The town of Dobrich is situated in Northeast Bulgaria in the Dobrudzha Plateau. The town, which lies 37 km away from the border with Romania, is known as the ‘capital’ of the fertile land of Dobrudzha, the biggest grain-growing region of the country. Its population numbers slightly above 100 thousand people.
First traces of settlers in the area lead to antiquity, while remains of a fortified Roman settlement date back to the 3-4th century BC. The modern town emerged in the 15th century AC as a big trade and crafts centre. In the 18-19th century, the town often acted as a battlefield of Russian-Turkish wars. Following the Bulgarian State’s Liberation in 1878, in which the town took an active part with guides, translators and suppliers of food and weaponry, in 1882 the town was named Dobrich upon the insistence of its inhabitants. It was named after Dobrotitsa, a Bulgarian leader in medieval times, who used to be ruler of the area. In more recent times, the opening of the Razhdena-Dobrich-Kardam railway link and its extension to Romania in 1916 spurred its development. The town was occupied by Romania in WW1 and remained so until 1916. It was again annexed to the territory of Romania in 1919 under the Neuilly Treaty. The town was returned to Bulgaria only during WW2, when on September 25, 1940, the Bulgarian army entered Dobrich. From 1949 to 1991, the town was named Toulbuhin.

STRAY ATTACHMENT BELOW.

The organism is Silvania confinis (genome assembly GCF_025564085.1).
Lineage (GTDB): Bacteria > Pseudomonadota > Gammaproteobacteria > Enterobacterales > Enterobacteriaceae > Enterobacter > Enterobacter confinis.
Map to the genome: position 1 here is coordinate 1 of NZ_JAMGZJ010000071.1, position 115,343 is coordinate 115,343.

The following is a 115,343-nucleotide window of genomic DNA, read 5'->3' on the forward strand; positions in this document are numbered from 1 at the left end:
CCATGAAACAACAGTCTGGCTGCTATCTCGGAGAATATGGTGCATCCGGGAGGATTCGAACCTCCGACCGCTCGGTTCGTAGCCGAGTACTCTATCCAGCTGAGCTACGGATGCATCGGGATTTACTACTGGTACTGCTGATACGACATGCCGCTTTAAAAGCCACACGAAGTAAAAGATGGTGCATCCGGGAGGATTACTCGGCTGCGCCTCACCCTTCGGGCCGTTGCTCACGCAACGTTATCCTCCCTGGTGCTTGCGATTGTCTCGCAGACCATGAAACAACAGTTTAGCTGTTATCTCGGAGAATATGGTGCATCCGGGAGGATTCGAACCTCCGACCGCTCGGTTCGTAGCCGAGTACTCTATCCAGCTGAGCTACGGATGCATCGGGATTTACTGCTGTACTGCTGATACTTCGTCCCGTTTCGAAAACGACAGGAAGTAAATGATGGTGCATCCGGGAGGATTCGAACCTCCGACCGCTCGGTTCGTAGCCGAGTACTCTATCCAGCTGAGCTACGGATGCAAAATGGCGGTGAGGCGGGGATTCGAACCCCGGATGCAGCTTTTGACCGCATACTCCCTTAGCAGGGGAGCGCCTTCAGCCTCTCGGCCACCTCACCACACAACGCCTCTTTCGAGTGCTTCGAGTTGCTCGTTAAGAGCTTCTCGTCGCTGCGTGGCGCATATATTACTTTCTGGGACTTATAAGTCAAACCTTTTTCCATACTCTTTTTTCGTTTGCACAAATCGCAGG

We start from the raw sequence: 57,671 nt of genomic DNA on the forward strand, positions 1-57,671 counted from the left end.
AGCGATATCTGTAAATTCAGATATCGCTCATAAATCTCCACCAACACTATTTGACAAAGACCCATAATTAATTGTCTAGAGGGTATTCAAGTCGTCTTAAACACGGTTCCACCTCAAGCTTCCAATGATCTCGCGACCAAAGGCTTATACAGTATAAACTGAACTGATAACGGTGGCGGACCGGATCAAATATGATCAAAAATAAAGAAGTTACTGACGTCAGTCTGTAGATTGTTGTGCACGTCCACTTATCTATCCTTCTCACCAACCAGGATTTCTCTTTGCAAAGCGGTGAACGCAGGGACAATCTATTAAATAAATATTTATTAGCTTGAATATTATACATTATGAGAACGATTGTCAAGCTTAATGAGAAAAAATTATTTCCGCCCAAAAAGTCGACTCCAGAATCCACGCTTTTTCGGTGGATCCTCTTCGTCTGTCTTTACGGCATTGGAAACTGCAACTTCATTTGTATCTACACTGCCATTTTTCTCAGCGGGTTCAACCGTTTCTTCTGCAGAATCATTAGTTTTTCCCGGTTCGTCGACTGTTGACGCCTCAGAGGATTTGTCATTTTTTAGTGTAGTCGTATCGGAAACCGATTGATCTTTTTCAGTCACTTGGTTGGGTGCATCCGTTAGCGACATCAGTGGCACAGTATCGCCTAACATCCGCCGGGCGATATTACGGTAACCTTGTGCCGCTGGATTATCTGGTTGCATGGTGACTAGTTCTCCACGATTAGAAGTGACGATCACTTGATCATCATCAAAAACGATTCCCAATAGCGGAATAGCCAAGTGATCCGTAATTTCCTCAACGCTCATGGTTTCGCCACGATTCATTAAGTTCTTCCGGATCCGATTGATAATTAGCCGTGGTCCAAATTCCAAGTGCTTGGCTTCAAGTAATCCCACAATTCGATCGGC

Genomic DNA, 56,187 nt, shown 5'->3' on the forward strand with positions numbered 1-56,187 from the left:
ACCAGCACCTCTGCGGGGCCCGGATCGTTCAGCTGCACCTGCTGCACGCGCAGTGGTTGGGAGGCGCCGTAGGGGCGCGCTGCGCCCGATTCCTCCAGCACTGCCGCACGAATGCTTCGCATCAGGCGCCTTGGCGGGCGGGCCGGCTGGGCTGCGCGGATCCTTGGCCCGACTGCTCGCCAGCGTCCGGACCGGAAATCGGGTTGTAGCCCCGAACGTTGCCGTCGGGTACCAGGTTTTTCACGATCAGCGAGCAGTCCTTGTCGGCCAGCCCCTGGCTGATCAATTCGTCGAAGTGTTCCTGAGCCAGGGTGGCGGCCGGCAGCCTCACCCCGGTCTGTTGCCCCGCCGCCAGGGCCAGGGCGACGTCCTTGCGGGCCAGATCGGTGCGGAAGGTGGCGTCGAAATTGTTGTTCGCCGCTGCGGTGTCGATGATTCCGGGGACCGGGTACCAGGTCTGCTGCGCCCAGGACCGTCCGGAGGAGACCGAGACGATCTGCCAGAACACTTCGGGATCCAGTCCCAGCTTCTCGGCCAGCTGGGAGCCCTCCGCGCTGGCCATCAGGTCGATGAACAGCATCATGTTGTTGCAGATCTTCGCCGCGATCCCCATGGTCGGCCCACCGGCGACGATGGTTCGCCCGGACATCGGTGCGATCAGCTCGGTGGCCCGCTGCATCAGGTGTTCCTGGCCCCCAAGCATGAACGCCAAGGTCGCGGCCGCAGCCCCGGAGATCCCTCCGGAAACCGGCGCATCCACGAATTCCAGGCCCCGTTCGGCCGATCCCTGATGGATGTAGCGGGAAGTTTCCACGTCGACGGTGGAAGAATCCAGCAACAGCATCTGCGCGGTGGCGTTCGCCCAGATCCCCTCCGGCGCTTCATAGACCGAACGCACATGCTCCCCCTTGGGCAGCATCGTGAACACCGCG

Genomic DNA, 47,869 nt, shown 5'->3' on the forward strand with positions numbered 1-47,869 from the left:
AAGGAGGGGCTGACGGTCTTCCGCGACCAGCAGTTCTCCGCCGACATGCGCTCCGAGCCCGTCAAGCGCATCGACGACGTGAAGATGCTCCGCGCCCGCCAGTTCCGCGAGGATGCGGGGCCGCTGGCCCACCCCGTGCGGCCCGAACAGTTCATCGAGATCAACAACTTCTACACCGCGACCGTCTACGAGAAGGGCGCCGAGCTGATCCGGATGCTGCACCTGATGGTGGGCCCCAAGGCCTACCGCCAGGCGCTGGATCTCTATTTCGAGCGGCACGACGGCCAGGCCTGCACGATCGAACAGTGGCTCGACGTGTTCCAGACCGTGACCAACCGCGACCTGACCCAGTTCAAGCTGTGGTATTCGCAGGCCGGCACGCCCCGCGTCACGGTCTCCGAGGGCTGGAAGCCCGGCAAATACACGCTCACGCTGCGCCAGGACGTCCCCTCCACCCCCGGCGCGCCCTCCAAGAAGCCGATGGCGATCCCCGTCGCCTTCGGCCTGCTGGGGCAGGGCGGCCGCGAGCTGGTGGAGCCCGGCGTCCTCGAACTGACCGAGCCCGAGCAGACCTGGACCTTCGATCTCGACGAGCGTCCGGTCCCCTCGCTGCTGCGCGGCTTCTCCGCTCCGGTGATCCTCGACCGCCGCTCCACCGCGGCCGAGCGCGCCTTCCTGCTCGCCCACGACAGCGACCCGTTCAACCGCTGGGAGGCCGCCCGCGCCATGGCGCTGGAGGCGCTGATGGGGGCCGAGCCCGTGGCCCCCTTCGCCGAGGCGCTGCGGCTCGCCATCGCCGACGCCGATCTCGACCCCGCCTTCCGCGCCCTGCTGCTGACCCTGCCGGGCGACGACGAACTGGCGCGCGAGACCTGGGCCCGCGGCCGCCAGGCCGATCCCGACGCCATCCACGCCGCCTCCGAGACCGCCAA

Once in Dobrich, tourists can visit the Historical Museum of a renowned Bulgarian writer, Yordan Yovkov. The Ethnographic Museum, hosted by a beautiful house of the Bulgarian Renaissance period, is another interesting sight. The Old Dobrich ethnographic complex, which exhibits traditional arts and crafts of the region, is worth seeing as well. Other places of tourist appeal are the Archeological Museum of the city, the Art Gallery, remains of a Roman settlement, the St George’s Church, etc.